"At that age range, your brain isn't fully developed until you're 25. Impulse control is lower than it should be and you add alcohol to the mix and pride gets in the way," he said. "People strut around trying to prove they're the top dog."

Law enforcement wasn't in Vocasek's sights when he arrived at Kansas State University as a theater student more than 20 years ago.

Though he succeeded in the improv troupe on his college forensics team and found his niche in school, he began to doubt his future after K-State.

"I realized that I had no idea what I was going to do with my life," he said. "And then during my sophomore year between summers I went home and hit it off with the lady who's now my wife. Well, she decided she wanted to go to Oklahoma City for mortuary school, so I left college to chase her around."

Eventually, they found themselves in Albuquerque, New Mexico, and it was time for Vocasek to find a job.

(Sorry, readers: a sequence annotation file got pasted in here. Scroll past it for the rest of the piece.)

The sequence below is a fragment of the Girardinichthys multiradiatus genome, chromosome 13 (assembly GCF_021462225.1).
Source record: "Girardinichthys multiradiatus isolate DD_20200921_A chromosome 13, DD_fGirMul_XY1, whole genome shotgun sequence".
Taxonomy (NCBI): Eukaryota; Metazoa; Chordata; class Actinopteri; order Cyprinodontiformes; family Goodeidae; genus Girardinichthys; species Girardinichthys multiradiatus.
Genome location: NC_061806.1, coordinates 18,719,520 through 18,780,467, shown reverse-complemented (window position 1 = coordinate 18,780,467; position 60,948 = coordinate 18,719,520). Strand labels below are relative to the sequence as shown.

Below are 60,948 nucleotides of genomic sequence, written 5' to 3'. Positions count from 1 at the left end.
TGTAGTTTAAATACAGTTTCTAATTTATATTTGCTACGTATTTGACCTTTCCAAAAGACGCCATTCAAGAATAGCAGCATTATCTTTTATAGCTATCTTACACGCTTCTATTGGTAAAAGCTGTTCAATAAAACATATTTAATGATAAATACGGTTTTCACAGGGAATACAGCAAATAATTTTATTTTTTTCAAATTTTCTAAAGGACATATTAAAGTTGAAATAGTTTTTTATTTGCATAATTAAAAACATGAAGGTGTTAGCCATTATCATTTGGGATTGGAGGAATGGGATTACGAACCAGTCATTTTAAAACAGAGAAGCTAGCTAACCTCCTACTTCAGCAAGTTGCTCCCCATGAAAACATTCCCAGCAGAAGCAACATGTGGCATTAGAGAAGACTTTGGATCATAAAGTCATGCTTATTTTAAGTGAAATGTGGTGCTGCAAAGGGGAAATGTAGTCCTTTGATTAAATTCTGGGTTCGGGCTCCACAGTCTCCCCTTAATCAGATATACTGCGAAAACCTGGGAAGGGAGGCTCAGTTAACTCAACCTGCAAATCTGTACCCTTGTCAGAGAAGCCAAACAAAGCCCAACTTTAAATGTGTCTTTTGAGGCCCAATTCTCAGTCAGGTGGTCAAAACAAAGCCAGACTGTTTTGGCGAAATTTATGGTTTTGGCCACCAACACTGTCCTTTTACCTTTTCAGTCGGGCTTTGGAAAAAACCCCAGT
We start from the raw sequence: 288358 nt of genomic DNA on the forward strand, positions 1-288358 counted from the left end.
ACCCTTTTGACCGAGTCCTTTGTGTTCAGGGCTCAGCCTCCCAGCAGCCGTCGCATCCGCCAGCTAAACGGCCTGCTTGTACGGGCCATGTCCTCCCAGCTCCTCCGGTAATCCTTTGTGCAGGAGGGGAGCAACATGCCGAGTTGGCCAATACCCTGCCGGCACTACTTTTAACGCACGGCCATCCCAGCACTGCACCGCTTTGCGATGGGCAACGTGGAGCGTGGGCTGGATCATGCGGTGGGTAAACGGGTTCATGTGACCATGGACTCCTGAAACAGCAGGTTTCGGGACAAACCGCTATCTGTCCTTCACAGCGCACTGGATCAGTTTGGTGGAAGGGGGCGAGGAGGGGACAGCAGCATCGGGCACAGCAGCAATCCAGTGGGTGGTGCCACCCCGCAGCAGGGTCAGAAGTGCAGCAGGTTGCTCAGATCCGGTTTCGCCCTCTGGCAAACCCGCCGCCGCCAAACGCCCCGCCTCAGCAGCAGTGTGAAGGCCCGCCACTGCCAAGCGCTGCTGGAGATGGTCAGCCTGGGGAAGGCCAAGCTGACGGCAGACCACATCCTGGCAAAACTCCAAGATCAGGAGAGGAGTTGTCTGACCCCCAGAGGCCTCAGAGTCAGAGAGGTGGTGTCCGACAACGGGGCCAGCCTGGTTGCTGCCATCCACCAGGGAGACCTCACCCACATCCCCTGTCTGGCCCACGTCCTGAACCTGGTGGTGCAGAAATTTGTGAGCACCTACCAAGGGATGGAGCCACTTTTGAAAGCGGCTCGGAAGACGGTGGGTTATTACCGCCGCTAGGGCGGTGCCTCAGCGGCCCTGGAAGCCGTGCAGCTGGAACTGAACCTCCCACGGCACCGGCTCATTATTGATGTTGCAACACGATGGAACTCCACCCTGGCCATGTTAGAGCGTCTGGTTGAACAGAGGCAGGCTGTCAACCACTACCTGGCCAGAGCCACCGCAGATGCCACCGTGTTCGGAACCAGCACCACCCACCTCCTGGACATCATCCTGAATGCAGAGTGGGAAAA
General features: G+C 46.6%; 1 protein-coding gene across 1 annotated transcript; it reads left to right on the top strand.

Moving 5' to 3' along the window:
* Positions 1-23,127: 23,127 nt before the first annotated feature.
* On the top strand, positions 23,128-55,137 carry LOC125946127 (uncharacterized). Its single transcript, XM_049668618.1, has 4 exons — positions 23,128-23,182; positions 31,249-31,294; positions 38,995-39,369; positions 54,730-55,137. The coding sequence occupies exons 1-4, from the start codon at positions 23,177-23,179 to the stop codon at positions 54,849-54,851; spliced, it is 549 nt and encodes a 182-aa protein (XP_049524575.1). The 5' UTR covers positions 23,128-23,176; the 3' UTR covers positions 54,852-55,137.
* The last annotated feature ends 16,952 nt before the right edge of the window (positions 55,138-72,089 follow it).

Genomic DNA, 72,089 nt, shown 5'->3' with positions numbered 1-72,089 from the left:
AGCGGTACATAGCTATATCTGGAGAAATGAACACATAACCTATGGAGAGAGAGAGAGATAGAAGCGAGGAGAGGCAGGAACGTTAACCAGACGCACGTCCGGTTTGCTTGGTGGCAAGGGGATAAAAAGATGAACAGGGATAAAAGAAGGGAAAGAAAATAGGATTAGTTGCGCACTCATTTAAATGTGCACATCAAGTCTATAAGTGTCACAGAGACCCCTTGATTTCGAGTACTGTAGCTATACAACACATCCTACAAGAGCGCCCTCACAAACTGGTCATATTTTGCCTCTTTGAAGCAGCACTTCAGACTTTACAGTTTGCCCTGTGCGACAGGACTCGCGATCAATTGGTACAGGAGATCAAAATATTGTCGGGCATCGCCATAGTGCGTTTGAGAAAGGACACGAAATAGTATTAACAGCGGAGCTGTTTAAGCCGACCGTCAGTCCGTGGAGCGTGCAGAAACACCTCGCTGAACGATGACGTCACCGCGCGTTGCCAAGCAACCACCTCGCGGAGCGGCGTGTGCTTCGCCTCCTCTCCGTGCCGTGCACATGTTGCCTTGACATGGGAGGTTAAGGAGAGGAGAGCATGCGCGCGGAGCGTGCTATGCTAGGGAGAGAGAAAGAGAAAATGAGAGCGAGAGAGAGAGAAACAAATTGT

"The Albuquerque Police Department was hiring at the time, and I needed a good job," he said. "It was out of necessity."

But after five years with the department, it was time for a change for the couple, and Lincoln appealed to them.

"Albuquerque wasn't providing what we were looking for. We'd both been to Lincoln as kids and thought it was a nice town," he said. "And either Lincoln's lying about its quality of life, or it really is just a good place to live. We've really enjoyed our time here."

A father of two sons and a daughter, Vocasek said his night shifts gel with the rest of his family's schedules.

"Usually I get home when they're getting up to go to school and work, and by the time I get out of bed I have time to spend with them before I go to work when they're going to sleep," he said. "It's a really good schedule."

Despite enjoying the morning bedtimes and working around the bar scene, Vocasek also described the beat as a different challenge where moral gray areas, sometimes scary ones, can pop up frequently.